It gets worse, too, because real-world data doesn’t exist for many of the components that will be used in vehicles.
“In 1995, the automotive market was using semiconductors at mature nodes,” Schuldenfrei said. “Those semiconductor devices were going into radios or electric windows, which were relatively simple systems. Now, a car needs to have the absolute latest and greatest technology to deliver all of the features that ADAS sensors require. There’s no longer the comfort zone for the automotive industry to know they’re using five-year-old technology, where the failure modes and problems are known. They’re now right at the bleeding edge, and no one knows how stable those technologies really are or what the problems are going to be.”
Other experts agree. “Normally it takes five to six years before you know if there is a problem,” said Jim McLeish, senior quality/reliability consultant manager at Dfr Solutions. “With 5nm to 7nm technology, there is no experience. We don’t know what the variation will be.”
Bringing this problem under control will require an in-depth understanding at both the system and the circuit level, but right now there is not enough data to be able to draw good conclusions about where problems may erupt and why.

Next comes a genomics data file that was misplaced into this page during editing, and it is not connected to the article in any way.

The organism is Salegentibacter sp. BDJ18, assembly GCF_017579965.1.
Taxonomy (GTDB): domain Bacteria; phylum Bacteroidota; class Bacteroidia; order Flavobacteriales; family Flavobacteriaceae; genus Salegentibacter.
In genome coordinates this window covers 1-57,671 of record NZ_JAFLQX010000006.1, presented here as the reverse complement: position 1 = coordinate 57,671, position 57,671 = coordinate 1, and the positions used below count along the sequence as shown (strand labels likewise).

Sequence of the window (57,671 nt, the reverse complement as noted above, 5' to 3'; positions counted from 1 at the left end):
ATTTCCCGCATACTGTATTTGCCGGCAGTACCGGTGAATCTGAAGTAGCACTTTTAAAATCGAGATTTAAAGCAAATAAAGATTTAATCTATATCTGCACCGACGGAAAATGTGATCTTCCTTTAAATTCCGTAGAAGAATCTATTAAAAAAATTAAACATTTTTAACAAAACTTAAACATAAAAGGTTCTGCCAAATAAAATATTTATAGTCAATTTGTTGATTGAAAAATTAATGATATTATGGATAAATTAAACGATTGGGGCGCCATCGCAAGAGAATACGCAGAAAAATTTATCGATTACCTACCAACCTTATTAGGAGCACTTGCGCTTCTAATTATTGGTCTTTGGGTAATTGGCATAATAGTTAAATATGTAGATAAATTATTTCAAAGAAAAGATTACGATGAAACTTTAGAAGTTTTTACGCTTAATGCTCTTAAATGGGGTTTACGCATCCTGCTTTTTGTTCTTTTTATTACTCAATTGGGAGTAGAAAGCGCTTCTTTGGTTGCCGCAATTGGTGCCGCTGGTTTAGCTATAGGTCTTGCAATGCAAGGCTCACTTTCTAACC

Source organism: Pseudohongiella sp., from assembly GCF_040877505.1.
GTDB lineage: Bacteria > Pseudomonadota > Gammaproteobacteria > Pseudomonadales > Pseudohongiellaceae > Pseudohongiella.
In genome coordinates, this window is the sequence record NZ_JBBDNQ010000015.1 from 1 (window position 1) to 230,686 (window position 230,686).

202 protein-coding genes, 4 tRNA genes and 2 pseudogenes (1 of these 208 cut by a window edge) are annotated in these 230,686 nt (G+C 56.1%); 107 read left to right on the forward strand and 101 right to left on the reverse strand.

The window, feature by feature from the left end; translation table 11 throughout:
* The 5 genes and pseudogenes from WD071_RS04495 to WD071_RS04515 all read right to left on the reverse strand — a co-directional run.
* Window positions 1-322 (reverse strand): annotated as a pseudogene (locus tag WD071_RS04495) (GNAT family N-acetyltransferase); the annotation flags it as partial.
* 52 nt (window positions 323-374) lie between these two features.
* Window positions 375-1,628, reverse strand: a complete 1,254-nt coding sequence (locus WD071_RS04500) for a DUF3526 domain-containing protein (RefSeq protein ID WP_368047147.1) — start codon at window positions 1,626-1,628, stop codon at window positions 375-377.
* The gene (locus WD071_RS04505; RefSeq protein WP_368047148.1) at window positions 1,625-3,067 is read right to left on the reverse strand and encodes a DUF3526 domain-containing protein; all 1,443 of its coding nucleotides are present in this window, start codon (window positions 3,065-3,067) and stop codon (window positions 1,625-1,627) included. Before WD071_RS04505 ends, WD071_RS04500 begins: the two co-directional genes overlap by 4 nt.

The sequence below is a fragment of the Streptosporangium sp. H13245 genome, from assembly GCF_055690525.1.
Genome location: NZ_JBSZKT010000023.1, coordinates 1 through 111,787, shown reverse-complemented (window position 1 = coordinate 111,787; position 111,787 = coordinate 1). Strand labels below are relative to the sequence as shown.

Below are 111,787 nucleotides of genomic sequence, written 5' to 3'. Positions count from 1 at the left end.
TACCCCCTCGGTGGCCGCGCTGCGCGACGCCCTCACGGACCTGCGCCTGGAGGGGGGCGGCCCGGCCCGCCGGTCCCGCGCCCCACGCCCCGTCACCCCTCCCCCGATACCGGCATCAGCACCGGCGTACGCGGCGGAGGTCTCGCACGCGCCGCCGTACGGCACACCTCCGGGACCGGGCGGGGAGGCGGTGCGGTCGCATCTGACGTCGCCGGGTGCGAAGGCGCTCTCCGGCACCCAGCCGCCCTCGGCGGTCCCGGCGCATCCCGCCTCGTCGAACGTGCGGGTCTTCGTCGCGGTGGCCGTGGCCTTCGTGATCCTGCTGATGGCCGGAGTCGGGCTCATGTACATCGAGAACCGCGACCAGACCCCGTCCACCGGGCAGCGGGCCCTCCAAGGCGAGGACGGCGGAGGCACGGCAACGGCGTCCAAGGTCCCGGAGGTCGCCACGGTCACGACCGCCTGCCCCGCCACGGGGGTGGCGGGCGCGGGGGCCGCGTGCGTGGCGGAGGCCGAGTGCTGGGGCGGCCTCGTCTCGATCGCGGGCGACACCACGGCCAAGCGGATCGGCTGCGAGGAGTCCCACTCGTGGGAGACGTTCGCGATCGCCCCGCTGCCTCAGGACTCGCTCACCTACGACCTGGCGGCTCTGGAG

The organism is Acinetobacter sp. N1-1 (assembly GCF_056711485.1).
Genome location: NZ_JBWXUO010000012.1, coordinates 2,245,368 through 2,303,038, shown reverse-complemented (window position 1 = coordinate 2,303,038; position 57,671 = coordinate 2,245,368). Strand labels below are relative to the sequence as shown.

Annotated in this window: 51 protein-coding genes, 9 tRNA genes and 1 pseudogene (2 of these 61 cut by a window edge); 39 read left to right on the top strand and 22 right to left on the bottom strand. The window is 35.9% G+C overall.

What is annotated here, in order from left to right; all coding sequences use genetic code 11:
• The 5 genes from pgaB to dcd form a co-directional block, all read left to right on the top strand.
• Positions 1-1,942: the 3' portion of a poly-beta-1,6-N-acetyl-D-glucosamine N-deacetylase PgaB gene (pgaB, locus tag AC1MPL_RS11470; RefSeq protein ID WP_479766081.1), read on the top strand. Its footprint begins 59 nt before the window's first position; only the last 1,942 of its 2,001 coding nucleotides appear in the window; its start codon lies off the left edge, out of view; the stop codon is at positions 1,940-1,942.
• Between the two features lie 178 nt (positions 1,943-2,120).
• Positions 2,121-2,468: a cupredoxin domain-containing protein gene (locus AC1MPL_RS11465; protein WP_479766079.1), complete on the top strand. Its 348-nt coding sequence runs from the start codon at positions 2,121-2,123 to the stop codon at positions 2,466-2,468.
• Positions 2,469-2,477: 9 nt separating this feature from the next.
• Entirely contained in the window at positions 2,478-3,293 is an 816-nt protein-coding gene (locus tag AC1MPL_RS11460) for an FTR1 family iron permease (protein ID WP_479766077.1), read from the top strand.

“What you actually do with the components is that you use them in the beginning to establish confidence that the device will work in the useful lifetime,” said Gert Jørgensen, senior vice president of sales and marketing for Delta’s ASIC Division. “Then, of course, when they get older, they are aging and they’re wearing out. This is the lifetime of components—all components. In cars we want a higher reliability because it could mean a lot if that device is not working.”
Featured fig. 1: Zero defect challenges. Source: Optimal+
Packaging and test
One of the places where failures are showing up in the automotive world is the standard plastic or ceramic packaging that were largely chosen on the basis of cost, according to numerous sources. This is starting to change, particularly as the automotive industry begins utilizing design tools that have been part of advanced semiconductor design for years. But it also indicates that gaps remain in the expertise of chip companies, which have never worked in the automotive space, and automotive suppliers and OEMs, which have no experience with some of the issues in advanced-node chip design and manufacturing.
Both sides are struggling to close those gaps, and in some cases the solutions aren’t easy to digest.
“What’s happening now is that we’re starting to see things like integrated passive devices being tested in the context of packaging,” said Joey Tun, principal market development manager at National Instruments. “That’s a lot different than in the past, where it was just the processor or the memory. Integrated passives typically were tested before they were put into a package. So things like inductors, capacitors and resistors were fabricated on a wafer and tested at the wafer level. But you can’t measure them accurately on the wafer with high throughput and high volume very easily.”